Aside from a few token and almost always negative portrayals in media and a handful of high-profile court cases, such as the controversies over tennis player Renée Richards or New Jersey music teacher Paula Grossman, transgender persons have been largely invisible in and insignificant to public culture. Instead transgender visibility has primarily been confined to medical settings. Endocrinologists, psychiatrists, sexologists, plastic surgeons, and others were among the earliest actors to make authoritative claims about the nature of gender transgressive behaviors and what to do about them. These claims were based on a battery of invasive questions and tests to which gender transgressive patients were subjected in the name of research.

These patients weren’t passive victims of medical research, rather they had negotiated a difficult bargain: by offering themselves up for research, medicine could confer credibility and legitimacy to their claims. Availing one’s body and mind to the often stigmatizing, and always invasive, gaze of the clinician became a route to securing legally binding documentation of one’s gender identity. Moreover, motivated to provide “medically sound” treatments for these patients, clinicians developed increasingly sophisticated gender transition-related medical technologies and elaborate patient-screening procedures.

These procedures became enshrined in practice guidelines such as the Standards of Care for Gender Identity Disorders (first published in 1979). By the end of the twentieth-century, hormonal and surgical sex reassignment for so-called “confirmed” transgender patients had stabilized as a reasonable and legitimate treatment (although many doctors continued to refuse to allow their patients access to these treatments). Satisfying the expectations of clinicians was not only necessary to access medical gender transition, but also to secure changes of sex designation on birth certificates and driver’s licenses, and to be able to transition at work without immediately losing one’s job.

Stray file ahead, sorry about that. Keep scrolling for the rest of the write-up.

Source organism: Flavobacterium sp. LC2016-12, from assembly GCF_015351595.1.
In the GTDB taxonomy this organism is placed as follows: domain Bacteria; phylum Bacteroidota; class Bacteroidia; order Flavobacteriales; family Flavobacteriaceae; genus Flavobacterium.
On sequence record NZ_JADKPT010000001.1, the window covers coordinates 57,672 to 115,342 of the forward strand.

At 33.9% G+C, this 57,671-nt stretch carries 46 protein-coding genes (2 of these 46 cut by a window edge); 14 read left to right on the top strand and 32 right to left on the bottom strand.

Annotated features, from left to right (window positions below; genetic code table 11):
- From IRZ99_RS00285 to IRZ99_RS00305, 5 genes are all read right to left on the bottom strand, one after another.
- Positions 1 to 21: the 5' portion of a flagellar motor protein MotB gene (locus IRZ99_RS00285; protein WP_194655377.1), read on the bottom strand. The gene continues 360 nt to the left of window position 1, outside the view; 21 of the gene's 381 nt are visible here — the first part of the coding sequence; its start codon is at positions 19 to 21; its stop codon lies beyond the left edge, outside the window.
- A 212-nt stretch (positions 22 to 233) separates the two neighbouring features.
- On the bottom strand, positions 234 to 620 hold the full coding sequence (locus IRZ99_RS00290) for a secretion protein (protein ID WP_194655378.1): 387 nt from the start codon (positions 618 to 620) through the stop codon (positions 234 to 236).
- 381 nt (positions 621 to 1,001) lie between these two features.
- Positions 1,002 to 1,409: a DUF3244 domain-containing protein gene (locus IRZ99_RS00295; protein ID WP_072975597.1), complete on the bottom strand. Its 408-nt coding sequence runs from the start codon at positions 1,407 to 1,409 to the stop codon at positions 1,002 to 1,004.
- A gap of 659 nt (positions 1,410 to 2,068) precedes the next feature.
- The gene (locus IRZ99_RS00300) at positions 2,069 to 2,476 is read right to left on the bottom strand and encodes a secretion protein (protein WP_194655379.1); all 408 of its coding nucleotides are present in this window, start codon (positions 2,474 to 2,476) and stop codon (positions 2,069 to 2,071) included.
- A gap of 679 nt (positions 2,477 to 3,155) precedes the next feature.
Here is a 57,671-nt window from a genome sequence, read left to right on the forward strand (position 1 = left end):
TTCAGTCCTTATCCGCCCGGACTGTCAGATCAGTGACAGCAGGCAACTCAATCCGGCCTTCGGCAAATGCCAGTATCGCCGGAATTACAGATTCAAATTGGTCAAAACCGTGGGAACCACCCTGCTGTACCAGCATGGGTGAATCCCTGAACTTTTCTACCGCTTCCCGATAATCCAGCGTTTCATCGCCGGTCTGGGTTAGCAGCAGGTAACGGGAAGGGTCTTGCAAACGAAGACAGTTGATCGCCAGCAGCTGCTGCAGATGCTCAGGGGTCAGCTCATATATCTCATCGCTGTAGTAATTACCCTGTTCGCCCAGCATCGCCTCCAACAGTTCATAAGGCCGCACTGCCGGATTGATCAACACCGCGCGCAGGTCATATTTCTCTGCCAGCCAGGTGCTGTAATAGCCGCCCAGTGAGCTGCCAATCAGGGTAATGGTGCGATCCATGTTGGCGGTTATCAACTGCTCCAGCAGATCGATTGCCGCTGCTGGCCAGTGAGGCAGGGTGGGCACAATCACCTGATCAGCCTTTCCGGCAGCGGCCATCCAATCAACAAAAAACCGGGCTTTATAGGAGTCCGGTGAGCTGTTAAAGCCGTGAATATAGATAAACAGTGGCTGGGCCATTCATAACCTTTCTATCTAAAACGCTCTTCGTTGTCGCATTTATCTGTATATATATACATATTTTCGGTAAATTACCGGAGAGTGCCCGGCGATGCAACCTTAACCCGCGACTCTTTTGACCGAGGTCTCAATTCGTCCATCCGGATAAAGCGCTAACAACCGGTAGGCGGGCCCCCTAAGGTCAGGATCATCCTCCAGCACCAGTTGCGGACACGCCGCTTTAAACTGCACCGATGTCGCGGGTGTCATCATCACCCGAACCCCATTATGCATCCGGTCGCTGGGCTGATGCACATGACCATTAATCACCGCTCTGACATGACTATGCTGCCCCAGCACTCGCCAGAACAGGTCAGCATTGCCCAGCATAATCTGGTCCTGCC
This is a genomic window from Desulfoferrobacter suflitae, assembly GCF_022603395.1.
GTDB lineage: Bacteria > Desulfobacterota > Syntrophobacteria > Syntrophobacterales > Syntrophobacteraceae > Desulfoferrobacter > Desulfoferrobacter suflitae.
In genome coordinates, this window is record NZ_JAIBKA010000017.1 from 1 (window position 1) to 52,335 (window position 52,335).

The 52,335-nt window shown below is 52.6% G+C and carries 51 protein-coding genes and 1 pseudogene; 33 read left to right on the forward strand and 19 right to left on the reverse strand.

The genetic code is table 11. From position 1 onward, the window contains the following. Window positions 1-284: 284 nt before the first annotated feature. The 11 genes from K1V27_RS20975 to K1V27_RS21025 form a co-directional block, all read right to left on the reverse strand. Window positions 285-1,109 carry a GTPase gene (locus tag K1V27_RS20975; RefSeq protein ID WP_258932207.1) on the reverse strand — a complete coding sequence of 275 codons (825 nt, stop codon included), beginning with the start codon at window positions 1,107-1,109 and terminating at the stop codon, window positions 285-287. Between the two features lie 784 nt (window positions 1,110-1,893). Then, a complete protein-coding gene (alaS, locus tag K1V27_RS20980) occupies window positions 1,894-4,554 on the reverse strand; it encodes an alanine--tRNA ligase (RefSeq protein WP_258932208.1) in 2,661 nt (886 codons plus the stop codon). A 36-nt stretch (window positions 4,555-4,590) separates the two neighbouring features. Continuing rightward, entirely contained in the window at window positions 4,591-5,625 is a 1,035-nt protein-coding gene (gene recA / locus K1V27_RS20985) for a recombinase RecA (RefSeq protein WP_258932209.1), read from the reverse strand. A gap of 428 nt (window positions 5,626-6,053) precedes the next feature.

The Broader Historical Context  

By the end of the twentieth century, the general public became more ambivalent about medical science. The HIV/AIDS epidemic in particular politicized “business-as-usual” in medical institutions, whose discriminatory and ethically questionable practices came into light as the virus decimated gay and transgender communities. While medical professionals were not stripped of their public authority, cracks and crevices in the structures of knowledge production and medical practice were exposed. Transgender advocates gained increasing leverage to make claims against medical authorities – to demand greater respect and dignity for transgender persons, and to challenge some of the elaborate diagnostic procedures that seemed to do little for advancing knowledge or patient well-being.